The Reason Why Some Cellphone Providers Are Worse Than Others

Picking out a phone is one thing: Do you want a nice, attractive iPhone? Perhaps a cool folding Samsung phone, or an affordable Google one? You probably know what you want before considering what carrier you'll use.

The question is, how do you pick a service provider for your chosen device? The Big Four have been reduced to The Big Three (Verizon, AT&T, and T-Mobile), but with smaller online-only providers like Mint or Visible, you have more choices than before.

You might have heard your friends or family say that this provider is good, but this one stinks. Maybe you had a completely different experience. What is it about some providers that make them worse than others? It depends on a few factors, as various providers will work better in different situations, especially when it comes to location.

Spotty coverage will make you miserable

The number one thing that's going to make your cell service a frustrating mess is coverage. Back in the day, carriers had commercials that touted how big their networks were. Now, that's less common, but checking out coverage before signing up is essential, even if you live in a suburb or city. One provider could have a big dead spot in the center of town, while another doesn't.

Nearly all providers in the U.S. use cell towers powered by one of the Big Three, so checking the coverage maps for Verizon, AT&T, or T-Mobile is a must. If you're using a smaller carrier, find out whose towers they use, then check out the appropriate map. You may be surprised by what you find if you zoom in far enough.

It used to be the case that U.S. carriers were split between two competing technologies, GSM and CDMA, but these aren't important anymore because they were only used for 2G and 3G networks, which are being phased out (per PCMag). Some people felt one worked better than the other, but all the major carriers now use a single standard, just different frequencies within that standard. In theory, they should all operate more or less the same in areas with similar levels of coverage.

Data prioritization is the bane of low-cost carriers

If you've looked into low-cost carriers, you might have seen "reduced priority" mentioned. What is that, exactly, and how can it worsen your experience?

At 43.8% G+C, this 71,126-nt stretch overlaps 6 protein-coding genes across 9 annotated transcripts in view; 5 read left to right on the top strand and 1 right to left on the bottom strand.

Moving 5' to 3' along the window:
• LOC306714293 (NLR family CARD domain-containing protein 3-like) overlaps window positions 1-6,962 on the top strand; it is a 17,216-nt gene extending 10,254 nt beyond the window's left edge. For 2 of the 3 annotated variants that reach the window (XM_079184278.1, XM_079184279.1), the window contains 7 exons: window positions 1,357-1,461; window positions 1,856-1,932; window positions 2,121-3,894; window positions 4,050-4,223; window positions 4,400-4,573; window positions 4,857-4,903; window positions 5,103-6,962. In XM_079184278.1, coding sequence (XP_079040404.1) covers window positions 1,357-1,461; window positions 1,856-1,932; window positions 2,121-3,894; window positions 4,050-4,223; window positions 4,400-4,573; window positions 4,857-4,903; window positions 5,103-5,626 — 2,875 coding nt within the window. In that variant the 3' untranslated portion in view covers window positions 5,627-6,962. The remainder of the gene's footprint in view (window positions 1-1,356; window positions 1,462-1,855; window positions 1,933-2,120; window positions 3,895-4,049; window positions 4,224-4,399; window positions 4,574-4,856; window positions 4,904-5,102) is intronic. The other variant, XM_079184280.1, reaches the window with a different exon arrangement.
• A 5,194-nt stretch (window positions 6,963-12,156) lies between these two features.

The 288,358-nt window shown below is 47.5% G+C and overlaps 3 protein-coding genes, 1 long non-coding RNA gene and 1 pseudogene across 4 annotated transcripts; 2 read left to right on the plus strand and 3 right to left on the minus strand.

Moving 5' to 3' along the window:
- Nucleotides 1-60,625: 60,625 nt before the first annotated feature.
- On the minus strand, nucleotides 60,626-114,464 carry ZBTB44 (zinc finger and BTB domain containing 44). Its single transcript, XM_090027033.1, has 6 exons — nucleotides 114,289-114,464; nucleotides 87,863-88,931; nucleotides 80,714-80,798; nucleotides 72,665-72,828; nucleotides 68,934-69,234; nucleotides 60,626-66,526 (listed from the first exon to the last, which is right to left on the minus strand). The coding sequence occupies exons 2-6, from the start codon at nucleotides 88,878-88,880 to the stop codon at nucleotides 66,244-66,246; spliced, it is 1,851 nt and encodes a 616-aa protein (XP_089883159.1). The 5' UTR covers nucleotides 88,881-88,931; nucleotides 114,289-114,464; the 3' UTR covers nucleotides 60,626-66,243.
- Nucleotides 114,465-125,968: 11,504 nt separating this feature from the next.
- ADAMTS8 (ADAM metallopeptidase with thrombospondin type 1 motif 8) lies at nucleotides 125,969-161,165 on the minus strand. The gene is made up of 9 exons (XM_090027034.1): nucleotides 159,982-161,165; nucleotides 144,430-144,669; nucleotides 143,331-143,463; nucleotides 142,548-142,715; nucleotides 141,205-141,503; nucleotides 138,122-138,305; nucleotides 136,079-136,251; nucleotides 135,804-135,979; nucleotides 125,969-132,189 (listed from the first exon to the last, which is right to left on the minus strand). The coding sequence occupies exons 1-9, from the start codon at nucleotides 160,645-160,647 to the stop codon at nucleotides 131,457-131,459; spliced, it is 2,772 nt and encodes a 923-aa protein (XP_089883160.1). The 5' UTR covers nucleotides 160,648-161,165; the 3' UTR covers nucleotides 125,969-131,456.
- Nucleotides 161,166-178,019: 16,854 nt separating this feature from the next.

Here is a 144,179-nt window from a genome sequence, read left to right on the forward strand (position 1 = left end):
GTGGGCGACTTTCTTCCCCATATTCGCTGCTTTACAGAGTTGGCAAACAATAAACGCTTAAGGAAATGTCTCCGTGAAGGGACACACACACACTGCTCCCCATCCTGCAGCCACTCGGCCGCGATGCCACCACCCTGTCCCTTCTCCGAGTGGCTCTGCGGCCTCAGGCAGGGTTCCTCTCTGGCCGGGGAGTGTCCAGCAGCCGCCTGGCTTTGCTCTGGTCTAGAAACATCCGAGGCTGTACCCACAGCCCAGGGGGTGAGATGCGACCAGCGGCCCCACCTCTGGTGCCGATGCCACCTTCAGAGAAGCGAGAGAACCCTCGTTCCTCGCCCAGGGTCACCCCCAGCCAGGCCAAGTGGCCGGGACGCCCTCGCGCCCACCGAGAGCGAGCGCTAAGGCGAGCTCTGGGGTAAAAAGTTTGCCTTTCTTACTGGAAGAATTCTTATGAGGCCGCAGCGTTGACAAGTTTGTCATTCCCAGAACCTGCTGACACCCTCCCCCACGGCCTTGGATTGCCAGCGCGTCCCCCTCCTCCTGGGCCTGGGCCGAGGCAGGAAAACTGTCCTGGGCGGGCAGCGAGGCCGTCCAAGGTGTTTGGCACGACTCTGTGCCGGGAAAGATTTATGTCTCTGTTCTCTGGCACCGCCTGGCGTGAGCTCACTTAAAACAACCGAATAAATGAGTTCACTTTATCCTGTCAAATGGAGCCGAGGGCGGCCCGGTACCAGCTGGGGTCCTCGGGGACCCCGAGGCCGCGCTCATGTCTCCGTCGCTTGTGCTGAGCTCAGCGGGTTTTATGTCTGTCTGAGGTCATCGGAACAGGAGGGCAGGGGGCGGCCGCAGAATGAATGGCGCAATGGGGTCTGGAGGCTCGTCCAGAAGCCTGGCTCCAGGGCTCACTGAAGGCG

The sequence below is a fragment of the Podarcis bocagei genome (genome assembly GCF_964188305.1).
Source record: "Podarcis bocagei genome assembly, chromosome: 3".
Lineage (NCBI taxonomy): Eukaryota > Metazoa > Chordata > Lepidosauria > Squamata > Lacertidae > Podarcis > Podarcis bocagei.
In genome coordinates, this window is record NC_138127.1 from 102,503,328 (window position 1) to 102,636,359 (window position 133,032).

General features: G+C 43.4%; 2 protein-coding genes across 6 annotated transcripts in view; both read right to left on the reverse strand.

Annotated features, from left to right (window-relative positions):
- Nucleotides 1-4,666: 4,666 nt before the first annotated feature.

Smaller carriers typically don't have their own towers. Instead, they use towers from one of the Big Three: Mint, for example, uses T-Mobile towers. Visible uses Verizon. Cricket uses AT&T. These carriers are called mobile virtual network operators, or MVNOs. They purchase bandwidth from one of the Big Three for cheap, but there is a trade-off: This data is often served at a lower priority. Let's say an MVNO purchased data from T-Mobile. This data is cheaper than the data T-Mobile provides for its own customers, but it's given a lower priority on the network. T-Mobile serves its own customers first.

This means in crowded areas you may have full bars, but your connection is very slow, or you may be unable to access the internet (per Android Central). This is because the people around you, assuming they get service directly from one of the Big Three, get first dibs on bandwidth. This will make the most significant difference in big cities, but it can affect you anywhere where there's many people, like airports, events, or even busy shopping areas. In extreme cases, your $15 monthly data plan may not work at all once you're around too many others.

Customer service is key to a good provider

If you've never had problems with your mobile phone service, consider yourself lucky. Wireless communication is some complicated tech, and things are bound to go wrong at one point or another. The quality of its customer service can make or break your experience with a provider when things get messed up.

This can vary a bit depending on your situation. For example, if you have multiple lines or a more expensive plan, you might get better service than you would otherwise. On a fundamental level, some providers just don't have good customer service, and your location or plan typically won't matter. 

Several groups do rankings of cell providers every year. J.D. Power, the American Customer Satisfaction Index, and Consumer Reports are just a few of the bigger ones out there. It does pay to look into a provider's customer service before you commit to them, as this is a critical area that determines whether or not you'll have a bad experience.